I remember as a child desperately stumbling 10 blocks from my grandmother’s small house on 29th Street — just blocks from where I live today in the area we residents, with affectionate irony, call “Easy Town.” I was fighting for every breath, suffering an acute asthmatic attack as my 70-year-old grandmother led me to the Baton Rouge General Medical Center’s emergency room. She was ill herself, and like all of our neighbors then and now, I and my grandmother were without money. Without hope. No insurance. No phone. And this particular time, no car. My lungs were as hard as two concrete blocks and a dark curtain of unconsciousness was flickering over my eyes as I took the final steps. Those emergency room doctors and nurses saved my life. They saved me, not just that day, but a second day as well.

Even as Gov. Bobby Jindal was infamously accusing the British of tolerating imaginary “no-go zones,” he and his administration were creating a real medical “no-go zone” here in Baton Rouge by deliberately defunding BRGMC’s Mid City emergency room. His administration had given me their word that they would make up the shortfall created at the Mid City ER after Jindal destroyed our state’s charity hospital system. Last year, they reiterated that promise as the true enormity of Jindal’s destruction of our health care system and its impact on the Mid City emergency room became apparent.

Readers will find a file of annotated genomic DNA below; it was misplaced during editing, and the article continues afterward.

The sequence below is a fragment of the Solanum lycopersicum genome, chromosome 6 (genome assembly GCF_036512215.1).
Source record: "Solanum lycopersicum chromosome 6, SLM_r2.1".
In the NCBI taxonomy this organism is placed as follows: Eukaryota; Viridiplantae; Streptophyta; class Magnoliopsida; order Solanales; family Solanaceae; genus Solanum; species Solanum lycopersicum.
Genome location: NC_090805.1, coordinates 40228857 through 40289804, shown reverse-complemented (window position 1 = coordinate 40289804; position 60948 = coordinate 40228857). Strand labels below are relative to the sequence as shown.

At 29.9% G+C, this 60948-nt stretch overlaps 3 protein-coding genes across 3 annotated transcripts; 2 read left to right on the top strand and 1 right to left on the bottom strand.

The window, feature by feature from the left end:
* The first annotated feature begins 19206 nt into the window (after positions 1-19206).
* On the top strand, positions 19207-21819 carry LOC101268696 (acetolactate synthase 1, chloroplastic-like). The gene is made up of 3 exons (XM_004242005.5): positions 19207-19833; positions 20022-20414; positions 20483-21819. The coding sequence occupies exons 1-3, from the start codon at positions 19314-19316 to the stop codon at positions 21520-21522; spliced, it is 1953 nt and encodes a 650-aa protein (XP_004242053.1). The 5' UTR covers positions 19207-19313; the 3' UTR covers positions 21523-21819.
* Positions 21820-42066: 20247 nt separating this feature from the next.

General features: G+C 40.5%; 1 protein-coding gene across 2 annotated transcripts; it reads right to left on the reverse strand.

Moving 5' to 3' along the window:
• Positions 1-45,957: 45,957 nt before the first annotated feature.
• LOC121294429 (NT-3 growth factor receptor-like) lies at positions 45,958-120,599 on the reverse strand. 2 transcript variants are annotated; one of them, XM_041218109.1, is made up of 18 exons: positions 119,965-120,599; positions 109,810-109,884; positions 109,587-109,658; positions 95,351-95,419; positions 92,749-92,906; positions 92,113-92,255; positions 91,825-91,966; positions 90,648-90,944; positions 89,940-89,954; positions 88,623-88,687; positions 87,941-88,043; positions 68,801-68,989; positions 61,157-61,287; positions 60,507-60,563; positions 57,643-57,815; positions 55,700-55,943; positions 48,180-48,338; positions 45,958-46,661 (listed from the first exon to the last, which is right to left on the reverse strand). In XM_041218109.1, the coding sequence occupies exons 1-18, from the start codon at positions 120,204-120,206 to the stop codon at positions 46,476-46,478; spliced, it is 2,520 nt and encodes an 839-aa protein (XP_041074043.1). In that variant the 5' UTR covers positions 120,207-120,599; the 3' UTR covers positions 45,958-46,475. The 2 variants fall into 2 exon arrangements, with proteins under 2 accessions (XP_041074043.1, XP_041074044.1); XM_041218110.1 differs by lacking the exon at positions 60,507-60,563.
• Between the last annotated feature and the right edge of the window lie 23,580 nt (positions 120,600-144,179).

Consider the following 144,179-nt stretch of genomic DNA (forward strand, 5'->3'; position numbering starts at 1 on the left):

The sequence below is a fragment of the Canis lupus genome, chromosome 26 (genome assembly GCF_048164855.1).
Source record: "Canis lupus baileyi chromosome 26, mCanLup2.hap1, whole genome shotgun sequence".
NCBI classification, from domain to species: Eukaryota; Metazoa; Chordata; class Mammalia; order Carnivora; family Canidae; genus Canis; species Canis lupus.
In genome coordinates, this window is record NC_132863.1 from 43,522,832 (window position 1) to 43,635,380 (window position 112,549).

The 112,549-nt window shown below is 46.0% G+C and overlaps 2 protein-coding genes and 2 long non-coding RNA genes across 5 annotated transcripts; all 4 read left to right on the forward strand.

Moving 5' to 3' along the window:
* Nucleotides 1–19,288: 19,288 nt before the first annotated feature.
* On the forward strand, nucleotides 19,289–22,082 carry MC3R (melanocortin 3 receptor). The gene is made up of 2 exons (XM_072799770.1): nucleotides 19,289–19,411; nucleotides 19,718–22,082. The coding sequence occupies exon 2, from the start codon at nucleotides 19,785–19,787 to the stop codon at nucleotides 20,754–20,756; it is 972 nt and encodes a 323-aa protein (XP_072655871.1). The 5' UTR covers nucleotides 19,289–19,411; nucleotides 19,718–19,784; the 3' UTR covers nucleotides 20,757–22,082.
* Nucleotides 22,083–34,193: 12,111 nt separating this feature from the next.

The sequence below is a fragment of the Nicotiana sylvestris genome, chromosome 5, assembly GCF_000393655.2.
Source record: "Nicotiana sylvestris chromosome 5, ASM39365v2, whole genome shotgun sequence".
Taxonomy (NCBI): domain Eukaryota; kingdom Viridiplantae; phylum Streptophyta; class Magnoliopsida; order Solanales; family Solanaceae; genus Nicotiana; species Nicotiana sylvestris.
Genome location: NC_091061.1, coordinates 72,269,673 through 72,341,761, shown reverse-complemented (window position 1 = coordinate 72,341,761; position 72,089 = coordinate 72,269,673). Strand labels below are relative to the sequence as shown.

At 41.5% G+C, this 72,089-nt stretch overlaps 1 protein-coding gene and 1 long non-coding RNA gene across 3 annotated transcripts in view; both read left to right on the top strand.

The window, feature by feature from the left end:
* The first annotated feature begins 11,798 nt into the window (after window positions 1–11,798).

Jindal may claim that DHH “mispoke” in its promise or that “there’s just no money.” No money to keep citizens alive? This governor makes noises about being a Christian, yet cannot remember that Jesus says of those who refuse to help the sick, “Whatsoever you did not do for the least of my brethren, you did not do for me.” If he has closed his heart to Jesus, then at least his presidential ambitions should motivate him to avoid the billions this state will owe in wrongful death lawsuits from his calculated denial of health care for certain zip codes.

The moment they turn the lights off in that emergency room, downtown gets sucked into the Jindal Death Zone. South Baton Rouge, midcity, the Garden District, Old Goodwood, North Baton Rouge … white, black, well off or otherwise, all will be part of the Jindal Death Zone.

Our coroner said, “It’ll be disastrous,” and I agree. People are going to die from heart attacks or strokes or accidents who would have been saved if that ER had been where it is supposed to be.

My nightmare is that a desperately injured or sick child will soon endure the terror that I endured, but without the happy ending.

Yvonne Dorsey-Colomb

state senator, District 14

Baton Rouge